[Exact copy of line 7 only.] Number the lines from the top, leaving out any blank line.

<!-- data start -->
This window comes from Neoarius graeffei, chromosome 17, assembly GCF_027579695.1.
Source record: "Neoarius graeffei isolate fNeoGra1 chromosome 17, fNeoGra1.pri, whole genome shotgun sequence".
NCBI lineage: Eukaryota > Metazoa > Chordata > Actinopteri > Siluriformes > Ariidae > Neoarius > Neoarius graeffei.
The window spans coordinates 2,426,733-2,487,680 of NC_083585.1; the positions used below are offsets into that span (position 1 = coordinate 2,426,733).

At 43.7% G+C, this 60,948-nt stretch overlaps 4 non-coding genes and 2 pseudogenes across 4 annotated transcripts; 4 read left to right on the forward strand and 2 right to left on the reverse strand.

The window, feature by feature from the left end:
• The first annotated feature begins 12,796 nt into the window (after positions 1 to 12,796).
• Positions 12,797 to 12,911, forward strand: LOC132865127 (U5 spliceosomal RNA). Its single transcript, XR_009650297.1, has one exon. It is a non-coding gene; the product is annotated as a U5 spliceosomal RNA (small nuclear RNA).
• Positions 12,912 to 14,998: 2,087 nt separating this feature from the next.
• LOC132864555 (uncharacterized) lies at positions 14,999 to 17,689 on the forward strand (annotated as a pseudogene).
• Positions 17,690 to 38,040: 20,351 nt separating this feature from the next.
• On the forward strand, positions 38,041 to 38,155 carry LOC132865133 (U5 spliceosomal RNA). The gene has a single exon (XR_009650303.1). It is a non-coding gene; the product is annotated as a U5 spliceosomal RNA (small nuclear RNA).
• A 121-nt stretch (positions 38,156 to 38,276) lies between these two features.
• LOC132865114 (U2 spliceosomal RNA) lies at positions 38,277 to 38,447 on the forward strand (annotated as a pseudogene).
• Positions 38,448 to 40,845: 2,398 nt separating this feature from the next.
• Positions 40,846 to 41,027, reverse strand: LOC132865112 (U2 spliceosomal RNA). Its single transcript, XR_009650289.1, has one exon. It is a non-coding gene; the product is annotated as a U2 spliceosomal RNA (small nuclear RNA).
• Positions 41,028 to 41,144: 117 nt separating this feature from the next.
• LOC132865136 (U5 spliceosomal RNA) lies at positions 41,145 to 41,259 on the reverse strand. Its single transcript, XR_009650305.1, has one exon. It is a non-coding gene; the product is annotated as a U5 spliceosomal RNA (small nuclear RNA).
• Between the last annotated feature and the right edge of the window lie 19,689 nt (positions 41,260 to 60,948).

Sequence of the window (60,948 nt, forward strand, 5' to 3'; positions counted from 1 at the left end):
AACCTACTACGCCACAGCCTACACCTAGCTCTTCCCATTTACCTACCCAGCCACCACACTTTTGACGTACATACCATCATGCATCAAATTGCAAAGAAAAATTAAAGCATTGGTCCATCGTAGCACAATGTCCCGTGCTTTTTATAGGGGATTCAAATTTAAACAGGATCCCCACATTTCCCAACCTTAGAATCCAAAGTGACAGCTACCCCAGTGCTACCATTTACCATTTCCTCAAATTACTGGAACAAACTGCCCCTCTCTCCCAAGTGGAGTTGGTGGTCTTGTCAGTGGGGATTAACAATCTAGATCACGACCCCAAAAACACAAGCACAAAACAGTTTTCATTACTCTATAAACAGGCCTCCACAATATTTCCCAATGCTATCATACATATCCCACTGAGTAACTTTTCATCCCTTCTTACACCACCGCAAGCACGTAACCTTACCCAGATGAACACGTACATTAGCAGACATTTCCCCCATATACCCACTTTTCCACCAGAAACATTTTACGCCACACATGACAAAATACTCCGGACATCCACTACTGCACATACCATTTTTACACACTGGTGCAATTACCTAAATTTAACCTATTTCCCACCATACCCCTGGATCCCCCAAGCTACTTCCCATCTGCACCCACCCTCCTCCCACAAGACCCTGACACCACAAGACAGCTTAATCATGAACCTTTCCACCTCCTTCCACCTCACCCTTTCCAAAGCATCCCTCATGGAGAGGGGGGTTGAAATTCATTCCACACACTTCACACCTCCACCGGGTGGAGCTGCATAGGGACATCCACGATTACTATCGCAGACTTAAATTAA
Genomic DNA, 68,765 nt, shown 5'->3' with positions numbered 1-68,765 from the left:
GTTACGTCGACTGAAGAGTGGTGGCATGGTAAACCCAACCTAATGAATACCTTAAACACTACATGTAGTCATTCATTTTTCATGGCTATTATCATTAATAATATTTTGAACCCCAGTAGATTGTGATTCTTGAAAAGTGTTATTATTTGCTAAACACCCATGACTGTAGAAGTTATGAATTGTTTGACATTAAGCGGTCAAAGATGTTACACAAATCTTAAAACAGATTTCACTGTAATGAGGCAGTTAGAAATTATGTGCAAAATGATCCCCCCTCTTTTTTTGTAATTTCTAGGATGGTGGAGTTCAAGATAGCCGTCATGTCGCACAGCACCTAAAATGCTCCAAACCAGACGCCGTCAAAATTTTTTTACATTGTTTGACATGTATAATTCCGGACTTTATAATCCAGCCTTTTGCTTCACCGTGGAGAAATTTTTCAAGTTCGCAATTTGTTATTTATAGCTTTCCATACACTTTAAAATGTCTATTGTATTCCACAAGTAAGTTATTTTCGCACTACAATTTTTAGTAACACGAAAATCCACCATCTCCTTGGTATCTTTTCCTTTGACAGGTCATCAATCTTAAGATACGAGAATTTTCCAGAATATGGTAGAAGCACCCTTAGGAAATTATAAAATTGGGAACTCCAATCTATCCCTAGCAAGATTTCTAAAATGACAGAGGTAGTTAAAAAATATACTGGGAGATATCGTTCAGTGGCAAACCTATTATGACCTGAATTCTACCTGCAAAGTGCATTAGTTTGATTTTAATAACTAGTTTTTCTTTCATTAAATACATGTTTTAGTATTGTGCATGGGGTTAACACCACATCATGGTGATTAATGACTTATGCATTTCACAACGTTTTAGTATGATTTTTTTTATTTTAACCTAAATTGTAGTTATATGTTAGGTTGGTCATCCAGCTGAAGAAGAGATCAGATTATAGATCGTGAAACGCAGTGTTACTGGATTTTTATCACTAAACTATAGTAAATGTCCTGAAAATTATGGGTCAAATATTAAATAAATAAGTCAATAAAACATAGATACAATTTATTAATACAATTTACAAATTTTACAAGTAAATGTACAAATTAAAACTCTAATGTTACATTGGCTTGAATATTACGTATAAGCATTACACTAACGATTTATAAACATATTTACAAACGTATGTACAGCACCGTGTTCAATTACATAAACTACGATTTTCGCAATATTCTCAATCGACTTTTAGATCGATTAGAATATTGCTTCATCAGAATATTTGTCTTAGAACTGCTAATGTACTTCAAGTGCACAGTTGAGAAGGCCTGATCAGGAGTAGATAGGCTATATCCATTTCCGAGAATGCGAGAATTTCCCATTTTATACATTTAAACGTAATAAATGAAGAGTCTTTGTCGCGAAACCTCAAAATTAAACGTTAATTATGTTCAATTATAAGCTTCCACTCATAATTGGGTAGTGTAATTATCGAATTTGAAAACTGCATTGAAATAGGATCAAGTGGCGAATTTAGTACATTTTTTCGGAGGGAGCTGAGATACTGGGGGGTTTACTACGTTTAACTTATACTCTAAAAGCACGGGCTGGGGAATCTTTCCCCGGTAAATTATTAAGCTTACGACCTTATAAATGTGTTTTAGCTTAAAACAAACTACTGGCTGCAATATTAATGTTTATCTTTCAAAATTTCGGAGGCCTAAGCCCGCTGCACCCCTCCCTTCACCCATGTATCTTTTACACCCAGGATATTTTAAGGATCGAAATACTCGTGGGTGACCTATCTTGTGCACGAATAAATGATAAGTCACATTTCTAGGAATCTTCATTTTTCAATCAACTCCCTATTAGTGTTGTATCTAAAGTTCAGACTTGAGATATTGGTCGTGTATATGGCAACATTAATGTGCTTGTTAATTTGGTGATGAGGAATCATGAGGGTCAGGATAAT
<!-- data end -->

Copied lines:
• The first annotated feature begins 12,796 nt into the window (after positions 1 to 12,796).